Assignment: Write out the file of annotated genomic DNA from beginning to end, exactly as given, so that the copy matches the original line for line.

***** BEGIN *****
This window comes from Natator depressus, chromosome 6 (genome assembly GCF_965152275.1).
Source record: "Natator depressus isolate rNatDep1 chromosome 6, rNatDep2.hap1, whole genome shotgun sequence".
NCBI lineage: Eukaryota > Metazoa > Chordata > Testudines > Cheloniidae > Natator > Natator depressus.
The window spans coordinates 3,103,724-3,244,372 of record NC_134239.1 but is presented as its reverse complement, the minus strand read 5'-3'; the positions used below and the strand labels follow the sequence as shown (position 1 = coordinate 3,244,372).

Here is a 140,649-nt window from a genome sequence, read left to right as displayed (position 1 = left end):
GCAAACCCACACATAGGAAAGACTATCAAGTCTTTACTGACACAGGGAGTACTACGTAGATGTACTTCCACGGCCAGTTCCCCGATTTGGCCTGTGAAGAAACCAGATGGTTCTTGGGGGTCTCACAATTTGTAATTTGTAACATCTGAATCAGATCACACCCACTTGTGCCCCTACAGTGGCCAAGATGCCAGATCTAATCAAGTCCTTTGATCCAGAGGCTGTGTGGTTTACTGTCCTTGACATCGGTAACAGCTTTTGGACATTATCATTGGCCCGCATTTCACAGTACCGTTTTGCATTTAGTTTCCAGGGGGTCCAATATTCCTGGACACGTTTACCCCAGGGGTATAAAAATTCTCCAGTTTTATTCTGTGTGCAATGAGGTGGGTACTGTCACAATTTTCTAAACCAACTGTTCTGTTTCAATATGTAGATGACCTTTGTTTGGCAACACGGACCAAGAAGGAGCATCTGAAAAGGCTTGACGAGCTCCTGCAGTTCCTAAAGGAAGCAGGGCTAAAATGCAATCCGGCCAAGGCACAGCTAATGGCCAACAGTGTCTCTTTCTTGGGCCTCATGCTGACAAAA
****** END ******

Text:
This window comes from Natator depressus, chromosome 6 (genome assembly GCF_965152275.1).
Source record: "Natator depressus isolate rNatDep1 chromosome 6, rNatDep2.hap1, whole genome shotgun sequence".
NCBI lineage: Eukaryota > Metazoa > Chordata > Testudines > Cheloniidae > Natator > Natator depressus.
The window spans coordinates 3,103,724-3,244,372 of record NC_134239.1 but is presented as its reverse complement, the minus strand read 5'-3'; the positions used below and the strand labels follow the sequence as shown (position 1 = coordinate 3,244,372).

Here is a 140,649-nt window from a genome sequence, read left to right as displayed (position 1 = left end):
GCAAACCCACACATAGGAAAGACTATCAAGTCTTTACTGACACAGGGAGTACTACGTAGATGTACTTCCACGGCCAGTTCCCCGATTTGGCCTGTGAAGAAACCAGATGGTTCTTGGGGGTCTCACAATTTGTAATTTGTAACATCTGAATCAGATCACACCCACTTGTGCCCCTACAGTGGCCAAGATGCCAGATCTAATCAAGTCCTTTGATCCAGAGGCTGTGTGGTTTACTGTCCTTGACATCGGTAACAGCTTTTGGACATTATCATTGGCCCGCATTTCACAGTACCGTTTTGCATTTAGTTTCCAGGGGGTCCAATATTCCTGGACACGTTTACCCCAGGGGTATAAAAATTCTCCAGTTTTATTCTGTGTGCAATGAGGTGGGTACTGTCACAATTTTCTAAACCAACTGTTCTGTTTCAATATGTAGATGACCTTTGTTTGGCAACACGGACCAAGAAGGAGCATCTGAAAAGGCTTGACGAGCTCCTGCAGTTCCTAAAGGAAGCAGGGCTAAAATGCAATCCGGCCAAGGCACAGCTAATGGCCAACAGTGTCTCTTTCTTGGGCCTCATGCTGACAAAA